9. Apr 2019
    1. #!/usr/bin/env python3 import configparser import os import sys from selenium import webdriver from selenium.webdriver.chrome.options import Options from selenium.webdriver.common.keys import Keys from selenium.common.exceptions import TimeoutException from selenium.webdriver.support.ui import WebDriverWait from selenium.webdriver.support import expected_conditions as EC from selenium.webdriver.common.by import By config = configparser.ConfigParser() config.read("config.ini") chrome_options = Options() chrome_options.add_argument("--headless") driver = webdriver.Chrome(executable_path=os.path.abspath("/usr/local/bin/chromedriver"), chrome_options=chrome_options) driver.get("https://fastmail.fm") timeout = 120 try: element_present = EC.presence_of_element_located((By.NAME, 'username')) WebDriverWait(driver, timeout).until(element_present) # Send login information user = driver.find_element_by_name("username") passwd = driver.find_element_by_name("password") user.send_keys(config["default"]["user"]) passwd.send_keys(config["default"]["pass"]) driver.find_element_by_class_name("v-Button").click() print("Logged in") # wait for login to complete element_present = EC.presence_of_element_located((By.CLASS_NAME, 'v-MainNavToolbar')) WebDriverWait(driver, timeout).until(element_present) # click settings menu to make elements visible driver.find_element_by_class_name("v-MainNavToolbar").click() # And follow to settings page driver.find_element_by_link_text("Settings").click() # Wait for settings page to render, oh Javascript element_present = EC.presence_of_element_located((By.LINK_TEXT, 'Rules')) WebDriverWait(driver, timeout).until(element_present) # Click on Rules link driver.find_element_by_link_text("Rules").click() # Click on edit custom sieve code element_present = EC.presence_of_element_located((By.LINK_TEXT, 'Edit custom sieve code')) WebDriverWait(driver, timeout).until(element_present) driver.find_element_by_link_text("Edit custom sieve code").click() print("Editing") # This is super unstable, I hate that we have to go by webid element_present = EC.presence_of_element_located((By.CLASS_NAME, 'v-EditSieve-rules')) WebDriverWait(driver, timeout).until(element_present) print("Find form") elements = driver.find_elements_by_css_selector("textarea.v-Text-input") element = elements[-1] # Find the submit button elements = driver.find_elements_by_css_selector("button") for e in elements: if "Save" in e.text: submit = e print("Found form") # And replace the contents element.clear() with open("rules.txt") as f: element.send_keys(f.read()) # This is the Save button print("Submitted!") submit.click() except TimeoutException as e: print(e) print("Timed out waiting for page to load") sys.exit(0) print("Done!")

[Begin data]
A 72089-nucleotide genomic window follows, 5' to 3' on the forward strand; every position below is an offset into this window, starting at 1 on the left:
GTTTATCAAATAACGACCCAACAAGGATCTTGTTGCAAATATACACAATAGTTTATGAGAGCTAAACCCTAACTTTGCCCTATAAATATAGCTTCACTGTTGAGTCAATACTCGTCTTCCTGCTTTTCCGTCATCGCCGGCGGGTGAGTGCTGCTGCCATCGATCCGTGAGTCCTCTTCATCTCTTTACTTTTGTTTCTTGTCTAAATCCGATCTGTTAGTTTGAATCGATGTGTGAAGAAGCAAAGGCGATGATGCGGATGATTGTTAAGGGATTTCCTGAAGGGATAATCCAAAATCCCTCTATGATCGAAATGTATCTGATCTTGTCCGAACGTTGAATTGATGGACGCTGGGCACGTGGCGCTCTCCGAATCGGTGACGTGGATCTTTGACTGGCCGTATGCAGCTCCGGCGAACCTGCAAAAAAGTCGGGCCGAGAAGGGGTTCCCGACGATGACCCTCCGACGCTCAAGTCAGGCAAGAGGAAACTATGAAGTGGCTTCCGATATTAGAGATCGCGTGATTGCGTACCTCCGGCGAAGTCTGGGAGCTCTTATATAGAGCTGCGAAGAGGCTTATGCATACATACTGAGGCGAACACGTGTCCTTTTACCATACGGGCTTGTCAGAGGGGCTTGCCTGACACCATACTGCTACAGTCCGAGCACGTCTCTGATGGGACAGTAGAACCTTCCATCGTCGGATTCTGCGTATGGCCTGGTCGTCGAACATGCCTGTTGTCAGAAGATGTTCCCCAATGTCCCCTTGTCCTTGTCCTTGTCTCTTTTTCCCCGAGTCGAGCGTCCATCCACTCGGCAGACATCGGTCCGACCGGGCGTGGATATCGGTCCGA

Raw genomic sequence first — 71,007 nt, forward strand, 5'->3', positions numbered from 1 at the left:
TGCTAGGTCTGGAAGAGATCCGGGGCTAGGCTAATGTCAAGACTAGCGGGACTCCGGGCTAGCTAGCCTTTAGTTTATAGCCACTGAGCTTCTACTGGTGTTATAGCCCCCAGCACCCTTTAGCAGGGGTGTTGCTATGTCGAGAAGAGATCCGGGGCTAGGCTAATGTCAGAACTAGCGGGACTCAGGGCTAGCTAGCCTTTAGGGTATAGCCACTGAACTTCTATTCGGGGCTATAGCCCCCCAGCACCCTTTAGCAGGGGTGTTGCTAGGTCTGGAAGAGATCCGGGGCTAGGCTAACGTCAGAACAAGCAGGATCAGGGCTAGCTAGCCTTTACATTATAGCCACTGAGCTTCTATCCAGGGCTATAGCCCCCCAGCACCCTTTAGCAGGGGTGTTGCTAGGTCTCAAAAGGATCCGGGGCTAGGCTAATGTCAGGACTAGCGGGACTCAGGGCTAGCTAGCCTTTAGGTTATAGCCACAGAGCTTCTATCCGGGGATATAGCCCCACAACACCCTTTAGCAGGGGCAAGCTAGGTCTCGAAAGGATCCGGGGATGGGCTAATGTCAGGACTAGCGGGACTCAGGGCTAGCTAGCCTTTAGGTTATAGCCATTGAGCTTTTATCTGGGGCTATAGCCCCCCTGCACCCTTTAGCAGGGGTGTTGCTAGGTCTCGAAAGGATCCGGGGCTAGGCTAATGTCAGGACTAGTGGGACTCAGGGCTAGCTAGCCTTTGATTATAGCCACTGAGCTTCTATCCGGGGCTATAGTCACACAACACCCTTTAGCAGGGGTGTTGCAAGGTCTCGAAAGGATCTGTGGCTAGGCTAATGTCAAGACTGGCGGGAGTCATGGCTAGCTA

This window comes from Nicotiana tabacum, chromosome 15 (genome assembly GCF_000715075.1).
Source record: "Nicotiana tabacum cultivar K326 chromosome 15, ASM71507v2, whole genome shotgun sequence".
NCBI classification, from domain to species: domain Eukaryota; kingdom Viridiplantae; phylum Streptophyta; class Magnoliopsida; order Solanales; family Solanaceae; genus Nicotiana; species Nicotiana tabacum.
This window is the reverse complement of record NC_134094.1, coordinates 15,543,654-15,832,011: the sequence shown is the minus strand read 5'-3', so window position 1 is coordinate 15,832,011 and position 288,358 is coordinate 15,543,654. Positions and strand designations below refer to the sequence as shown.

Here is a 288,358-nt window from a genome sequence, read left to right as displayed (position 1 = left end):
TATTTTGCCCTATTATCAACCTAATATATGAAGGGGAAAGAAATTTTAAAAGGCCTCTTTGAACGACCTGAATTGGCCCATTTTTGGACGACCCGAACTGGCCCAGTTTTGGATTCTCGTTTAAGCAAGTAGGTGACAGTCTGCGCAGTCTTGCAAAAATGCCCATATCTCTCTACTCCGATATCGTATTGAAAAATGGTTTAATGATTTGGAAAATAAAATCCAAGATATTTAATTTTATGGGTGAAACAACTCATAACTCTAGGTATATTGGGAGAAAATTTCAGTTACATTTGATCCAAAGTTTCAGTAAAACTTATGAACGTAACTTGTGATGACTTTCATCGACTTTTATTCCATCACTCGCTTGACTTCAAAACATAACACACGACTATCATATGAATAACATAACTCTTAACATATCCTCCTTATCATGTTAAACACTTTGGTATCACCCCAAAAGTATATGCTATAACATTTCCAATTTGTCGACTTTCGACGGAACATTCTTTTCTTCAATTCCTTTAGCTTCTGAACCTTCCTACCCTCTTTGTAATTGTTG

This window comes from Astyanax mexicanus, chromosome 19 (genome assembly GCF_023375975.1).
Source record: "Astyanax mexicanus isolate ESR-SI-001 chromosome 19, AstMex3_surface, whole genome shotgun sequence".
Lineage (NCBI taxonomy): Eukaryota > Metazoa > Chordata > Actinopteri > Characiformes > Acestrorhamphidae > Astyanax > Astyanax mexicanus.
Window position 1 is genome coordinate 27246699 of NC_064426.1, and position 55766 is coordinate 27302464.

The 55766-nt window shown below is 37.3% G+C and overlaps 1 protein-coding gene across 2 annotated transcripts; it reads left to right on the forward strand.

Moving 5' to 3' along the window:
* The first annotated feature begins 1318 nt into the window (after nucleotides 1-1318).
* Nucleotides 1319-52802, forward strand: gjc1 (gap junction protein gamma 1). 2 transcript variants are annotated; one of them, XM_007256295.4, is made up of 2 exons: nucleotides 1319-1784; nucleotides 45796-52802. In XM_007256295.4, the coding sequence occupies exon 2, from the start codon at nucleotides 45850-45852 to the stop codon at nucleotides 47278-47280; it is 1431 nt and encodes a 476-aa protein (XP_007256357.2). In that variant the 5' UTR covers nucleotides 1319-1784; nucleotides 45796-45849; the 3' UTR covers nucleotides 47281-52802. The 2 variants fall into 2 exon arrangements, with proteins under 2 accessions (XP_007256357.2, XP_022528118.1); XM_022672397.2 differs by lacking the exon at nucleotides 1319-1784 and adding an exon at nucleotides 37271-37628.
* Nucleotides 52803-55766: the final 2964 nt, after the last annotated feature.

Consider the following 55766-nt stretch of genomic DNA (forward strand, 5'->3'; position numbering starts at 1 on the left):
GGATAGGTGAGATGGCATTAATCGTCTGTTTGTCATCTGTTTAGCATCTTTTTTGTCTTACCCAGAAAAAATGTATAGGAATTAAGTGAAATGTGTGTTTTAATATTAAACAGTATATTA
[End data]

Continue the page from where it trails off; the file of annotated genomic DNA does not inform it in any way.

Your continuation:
10. Mar 2019
  11. Feb 2019
  12. Jan 2019
    1. MIT “MATLAB is the language used by virtually every team in the world that designs gravitational wave detectors… I look forward to exploring the data from each new detection in MATLAB.” Matthew Evans, Assistant Professor of Physics
    1. KNIME includes Python in various processing nodes for data processing, model learning and prediction, and the generation of visualizations.
  13. Dec 2018
  14. Nov 2018
  15. Oct 2018
    1. All you can do is send a message (AYCDISAM) = Actors model - there is no direct manipulation of objects, only communication with (or invocation of) them. The presence of fields in Java violates this.

      from what I understand in Java... there are some variables on classes (class instances) that are only acessible through methods and for those the "only send message" paradigm holds but there are also fields which are like attributes in python which you can change directly

  16. Aug 2018
  17. Jul 2018
  18. Jun 2018
    1. With over 6 million users, the open source Anaconda Distribution is the fastest and easiest way to do Python and R data science and machine learning on Linux, Windows and Mac OS X. It's the industry standard for developing, testing and training on a single machine

      With over 6 million users, the open source Anaconda Distribution is the fastest and easiest way to do Python and R data science and machine learning on Linux, Windows and Mac OS X. It's the industry standard for developing, testing and training on a single machine

    1. Project Jupyter exists to develop open-source software, open-standards, and services for interactive computing across dozens of programming languages

  19. May 2018
    1. 如果不在同一个package中,例如我们希望在module_21.py中调用module_11.py中的FuncA
      from module_11包名.module_11 import funcA
      
    1.   这两个函数都接收一个分割字符串作为参数,将目标字符串分割为两个部分,返回一个三元元组(head,sep,tail),包含分割符。细微区别在于前者从目标字符串的末尾也就是右边开始搜索分割符。
      >>> "django.core.app".partition('.')
      ('django', '.', 'core.app')
      >>> "django.core.app".rpartition('.')
      ('django.core', '.', 'app')
      
    1. argarse.ArgumentParser.parse_known_args()解析

      有时脚本可能只解析一些命令行参数,将剩下的参数传递给另一个脚本或程序。 在这种情况下,parse_known_args() 方法可能很有用。 它的工作方式与parse_args() 非常相似,只是在出现额外参数时不会产生错误。 相反,它会重新生成包含已填充名称空间和剩余参数字符串列表的两个项目元组。

      import argparse  
      parser = argparse.ArgumentParser()  
      parser.add_argument(  
          '--flag_int',  
          type=float,  
          default=0.01,  
          help='flag_int.'  
      )  
      FLAGS, unparsed = parser.parse_known_args()  
      print(FLAGS)  
      print(unparsed)